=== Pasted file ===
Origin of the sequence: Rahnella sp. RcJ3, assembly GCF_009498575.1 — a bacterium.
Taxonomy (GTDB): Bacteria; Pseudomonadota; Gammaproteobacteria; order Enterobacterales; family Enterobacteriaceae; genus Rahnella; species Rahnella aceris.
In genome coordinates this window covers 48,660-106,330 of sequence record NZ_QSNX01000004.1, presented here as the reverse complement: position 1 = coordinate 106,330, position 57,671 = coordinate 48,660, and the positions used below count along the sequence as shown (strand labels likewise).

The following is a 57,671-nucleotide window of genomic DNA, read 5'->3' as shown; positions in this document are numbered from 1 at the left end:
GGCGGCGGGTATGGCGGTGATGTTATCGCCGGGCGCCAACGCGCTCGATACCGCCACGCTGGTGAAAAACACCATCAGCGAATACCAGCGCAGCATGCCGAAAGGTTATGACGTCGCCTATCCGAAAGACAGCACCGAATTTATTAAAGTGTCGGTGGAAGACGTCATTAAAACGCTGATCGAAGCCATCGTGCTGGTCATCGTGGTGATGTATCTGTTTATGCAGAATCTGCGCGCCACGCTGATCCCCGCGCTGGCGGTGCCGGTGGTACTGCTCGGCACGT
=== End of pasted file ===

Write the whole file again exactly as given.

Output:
Origin of the sequence: Rahnella sp. RcJ3, assembly GCF_009498575.1 — a bacterium.
Taxonomy (GTDB): Bacteria; Pseudomonadota; Gammaproteobacteria; order Enterobacterales; family Enterobacteriaceae; genus Rahnella; species Rahnella aceris.
In genome coordinates this window covers 48,660-106,330 of sequence record NZ_QSNX01000004.1, presented here as the reverse complement: position 1 = coordinate 106,330, position 57,671 = coordinate 48,660, and the positions used below count along the sequence as shown (strand labels likewise).

The following is a 57,671-nucleotide window of genomic DNA, read 5'->3' as shown; positions in this document are numbered from 1 at the left end:
GGCGGCGGGTATGGCGGTGATGTTATCGCCGGGCGCCAACGCGCTCGATACCGCCACGCTGGTGAAAAACACCATCAGCGAATACCAGCGCAGCATGCCGAAAGGTTATGACGTCGCCTATCCGAAAGACAGCACCGAATTTATTAAAGTGTCGGTGGAAGACGTCATTAAAACGCTGATCGAAGCCATCGTGCTGGTCATCGTGGTGATGTATCTGTTTATGCAGAATCTGCGCGCCACGCTGATCCCCGCGCTGGCGGTGCCGGTGGTACTGCTCGGCACGT